Because Li-Fi technology uses visible light as its means of communication, it won't work through walls. This means that to have a Li-Fi network throughout your house, you will need these lightbulbs in every room (and maybe even the fridge) to have seamless connectivity.
Another major issue is that Li-Fi does not work outdoors, meaning that public Li-Fi will not be able to replace public Wi-Fi networks any time soon. While Li-Fi's employment in direct sunlight won't be possible, pureLiFi said that through the use of filters the technology can be used indoors even when sunlight is present.
Parents, teachers should not avoid the attacks, expert says, as even the youngest may need to talk.
Avoiding the cycle of silence. Talking about what is happening in the world around them and finding ways they can be proactive, make a difference to someone else, even just one other person, can help children feel they have agency in their world.
When asked about the importance of educational technology, only a few rated it as important. I'd love to say that this is because technology has become normal and ubiquitous. However, that doesn't seem to be the case. Many of the future teachers said things like, "technology is a great thing when it works," or "I did fine without technology" or even "I think it's distracting to real learning."
One request I am often asked about Google Classroom is how to create documents for small groups. If you create a copy of a document for each student then each group member receives a copy, which can be confusing. I have created a script that will assign students into random groups (or non random) and create a copy of a template document for each group.
Additionally, Gladwell failed to adequately distinguish between the quantity of hours spent practicing, and the quality of that practice. This misses a huge portion of Ericsson’s findings, and is the reason why Tim Ferriss scoffs at Gladwell’s 10,000 hour rule in this video.
The point here is that it is not a technology issue, but many people make it one. The behavior argument that many make is flawed. It is first and foremost a school culture issue, which falls on the shoulders of leaders. Schools and districts that have embraced technology through a shared vision and resulting plan focused on learning reinforce appropriate use.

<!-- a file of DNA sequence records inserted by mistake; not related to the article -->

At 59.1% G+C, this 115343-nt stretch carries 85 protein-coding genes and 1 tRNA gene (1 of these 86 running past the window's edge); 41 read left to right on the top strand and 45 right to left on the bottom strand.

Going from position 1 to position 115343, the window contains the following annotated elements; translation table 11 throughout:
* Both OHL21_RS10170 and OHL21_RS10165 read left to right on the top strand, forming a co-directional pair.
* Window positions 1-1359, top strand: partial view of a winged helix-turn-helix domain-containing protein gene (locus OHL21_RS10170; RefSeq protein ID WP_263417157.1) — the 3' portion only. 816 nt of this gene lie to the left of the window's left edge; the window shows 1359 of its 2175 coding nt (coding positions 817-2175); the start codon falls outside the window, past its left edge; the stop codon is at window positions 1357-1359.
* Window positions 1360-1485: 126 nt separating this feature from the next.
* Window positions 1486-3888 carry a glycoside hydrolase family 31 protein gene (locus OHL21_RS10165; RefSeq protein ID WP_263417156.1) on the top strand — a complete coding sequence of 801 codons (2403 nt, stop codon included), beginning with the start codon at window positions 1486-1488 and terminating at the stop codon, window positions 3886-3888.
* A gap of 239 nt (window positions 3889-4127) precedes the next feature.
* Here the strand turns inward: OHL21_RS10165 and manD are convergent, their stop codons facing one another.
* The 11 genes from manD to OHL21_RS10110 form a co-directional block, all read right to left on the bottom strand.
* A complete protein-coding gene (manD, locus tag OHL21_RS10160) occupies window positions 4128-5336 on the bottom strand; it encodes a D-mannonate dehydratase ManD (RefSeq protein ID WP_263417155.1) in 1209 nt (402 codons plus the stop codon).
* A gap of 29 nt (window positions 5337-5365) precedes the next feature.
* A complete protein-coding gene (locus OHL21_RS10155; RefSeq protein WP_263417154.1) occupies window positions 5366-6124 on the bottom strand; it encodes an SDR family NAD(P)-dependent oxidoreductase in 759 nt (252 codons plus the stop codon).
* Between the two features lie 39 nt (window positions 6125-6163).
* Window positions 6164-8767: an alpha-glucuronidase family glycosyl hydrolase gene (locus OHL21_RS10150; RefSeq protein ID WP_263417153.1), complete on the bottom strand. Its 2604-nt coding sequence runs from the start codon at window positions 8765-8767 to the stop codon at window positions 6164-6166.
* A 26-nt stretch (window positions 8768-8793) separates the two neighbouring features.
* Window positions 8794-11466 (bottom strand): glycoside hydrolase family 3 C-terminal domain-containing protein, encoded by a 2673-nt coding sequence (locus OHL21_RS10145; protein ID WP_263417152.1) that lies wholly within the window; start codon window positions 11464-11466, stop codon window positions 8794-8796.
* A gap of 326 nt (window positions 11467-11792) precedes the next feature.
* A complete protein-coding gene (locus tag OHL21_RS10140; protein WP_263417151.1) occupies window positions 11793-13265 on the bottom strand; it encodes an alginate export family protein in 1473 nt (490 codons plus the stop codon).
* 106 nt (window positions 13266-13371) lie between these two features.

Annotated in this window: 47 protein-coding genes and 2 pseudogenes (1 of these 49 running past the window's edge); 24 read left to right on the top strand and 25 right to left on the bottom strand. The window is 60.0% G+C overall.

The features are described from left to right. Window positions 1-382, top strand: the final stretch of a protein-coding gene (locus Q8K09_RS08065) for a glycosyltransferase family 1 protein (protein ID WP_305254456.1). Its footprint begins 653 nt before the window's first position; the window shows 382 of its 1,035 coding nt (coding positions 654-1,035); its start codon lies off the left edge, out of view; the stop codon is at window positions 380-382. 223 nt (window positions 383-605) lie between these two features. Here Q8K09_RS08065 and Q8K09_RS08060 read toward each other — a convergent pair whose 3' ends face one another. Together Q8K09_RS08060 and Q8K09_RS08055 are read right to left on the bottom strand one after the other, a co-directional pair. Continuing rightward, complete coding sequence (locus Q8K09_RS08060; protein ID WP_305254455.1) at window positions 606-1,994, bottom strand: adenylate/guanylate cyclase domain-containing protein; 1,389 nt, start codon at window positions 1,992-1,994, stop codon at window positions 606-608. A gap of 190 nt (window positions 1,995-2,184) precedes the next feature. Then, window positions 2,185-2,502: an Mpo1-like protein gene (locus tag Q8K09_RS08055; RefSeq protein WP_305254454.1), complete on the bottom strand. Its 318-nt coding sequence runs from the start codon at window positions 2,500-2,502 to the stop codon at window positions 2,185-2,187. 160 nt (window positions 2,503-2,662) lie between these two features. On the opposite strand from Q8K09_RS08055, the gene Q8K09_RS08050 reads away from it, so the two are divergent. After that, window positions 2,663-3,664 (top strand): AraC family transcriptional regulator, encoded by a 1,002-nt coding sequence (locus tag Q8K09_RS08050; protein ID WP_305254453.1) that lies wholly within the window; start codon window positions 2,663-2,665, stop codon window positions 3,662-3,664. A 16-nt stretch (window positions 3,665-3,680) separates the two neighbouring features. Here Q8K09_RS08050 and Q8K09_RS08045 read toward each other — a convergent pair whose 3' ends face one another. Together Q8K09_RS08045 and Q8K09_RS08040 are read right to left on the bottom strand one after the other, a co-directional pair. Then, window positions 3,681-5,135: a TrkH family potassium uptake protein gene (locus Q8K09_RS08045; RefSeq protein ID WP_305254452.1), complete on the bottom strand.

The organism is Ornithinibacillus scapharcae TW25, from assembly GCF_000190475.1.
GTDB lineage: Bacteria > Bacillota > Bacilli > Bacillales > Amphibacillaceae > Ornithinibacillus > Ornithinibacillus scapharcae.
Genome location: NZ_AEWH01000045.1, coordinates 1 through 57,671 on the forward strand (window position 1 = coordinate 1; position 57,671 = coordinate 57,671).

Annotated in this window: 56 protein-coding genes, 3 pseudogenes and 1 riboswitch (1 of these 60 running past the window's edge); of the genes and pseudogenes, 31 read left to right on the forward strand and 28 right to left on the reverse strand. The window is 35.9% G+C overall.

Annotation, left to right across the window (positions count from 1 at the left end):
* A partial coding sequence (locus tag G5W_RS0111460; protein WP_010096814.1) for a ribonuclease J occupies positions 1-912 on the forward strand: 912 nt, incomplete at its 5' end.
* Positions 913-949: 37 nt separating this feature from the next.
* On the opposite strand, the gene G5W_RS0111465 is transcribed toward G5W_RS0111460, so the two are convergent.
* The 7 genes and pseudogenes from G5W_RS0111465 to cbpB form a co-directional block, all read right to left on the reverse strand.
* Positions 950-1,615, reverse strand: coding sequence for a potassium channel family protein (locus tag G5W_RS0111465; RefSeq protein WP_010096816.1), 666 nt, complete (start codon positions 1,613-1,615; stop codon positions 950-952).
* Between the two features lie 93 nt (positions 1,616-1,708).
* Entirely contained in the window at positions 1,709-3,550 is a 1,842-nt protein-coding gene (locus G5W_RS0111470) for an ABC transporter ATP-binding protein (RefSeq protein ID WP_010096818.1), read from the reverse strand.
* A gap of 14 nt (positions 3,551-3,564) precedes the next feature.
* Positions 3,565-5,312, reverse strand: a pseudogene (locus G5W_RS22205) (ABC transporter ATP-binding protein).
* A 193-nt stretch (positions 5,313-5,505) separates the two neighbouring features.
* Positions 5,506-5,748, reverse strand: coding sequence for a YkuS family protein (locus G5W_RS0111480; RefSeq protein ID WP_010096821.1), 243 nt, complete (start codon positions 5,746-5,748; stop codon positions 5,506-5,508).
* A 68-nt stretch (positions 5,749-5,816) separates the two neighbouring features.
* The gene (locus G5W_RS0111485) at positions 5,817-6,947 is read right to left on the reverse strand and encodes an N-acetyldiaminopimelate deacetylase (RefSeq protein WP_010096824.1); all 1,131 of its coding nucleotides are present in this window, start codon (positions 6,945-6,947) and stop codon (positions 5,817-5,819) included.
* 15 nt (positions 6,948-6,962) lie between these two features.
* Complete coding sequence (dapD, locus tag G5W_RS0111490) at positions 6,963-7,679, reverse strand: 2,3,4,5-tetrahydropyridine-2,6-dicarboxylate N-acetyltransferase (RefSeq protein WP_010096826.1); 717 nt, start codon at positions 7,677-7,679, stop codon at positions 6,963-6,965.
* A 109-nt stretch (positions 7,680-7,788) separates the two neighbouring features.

Interesting read for those who have worked to empower students in choosign their learning behaviours.
You are probably reading this because you are interested in the use of digital media in learning. My single strongest recommendation to you: if you want the best and latest evidence-based, authoritative, nuanced, critical knowledge about how digital media and networks are transforming not just learning but commercial media, citizen participation in democracy, and the everyday practices of young people, my advice is to obtain a copy of the new book, “Participatory Culture in A Networked Era,” by
ENLEARN has been awarded a grant of $3 million from the Gates Foundation’s College Ready program to further pilot its software in classrooms. The Seattle-based nonprofit makes an adaptive platform for digital courseware, games and assessments.
Data are at the heart of the ongoing dialogue between teachers and students. We asked more than 4,600 teachers about the digital tools available to help teachers collect and use data to tailor and improve instruction for individual students.
Our brains require stimulation and connection to survive and thrive. A brain without connection to other brains and without sufficient challenge will shrink and eventually die—moreover, the modern human brain’s primary environment is our matrix of social relationships.
In the hopes of inspiring your own work, we’ve compiled 15 data visualizations that will not only blow your mind, they will also give you a clearer understanding of what makes a good visualization–and what makes a bad one.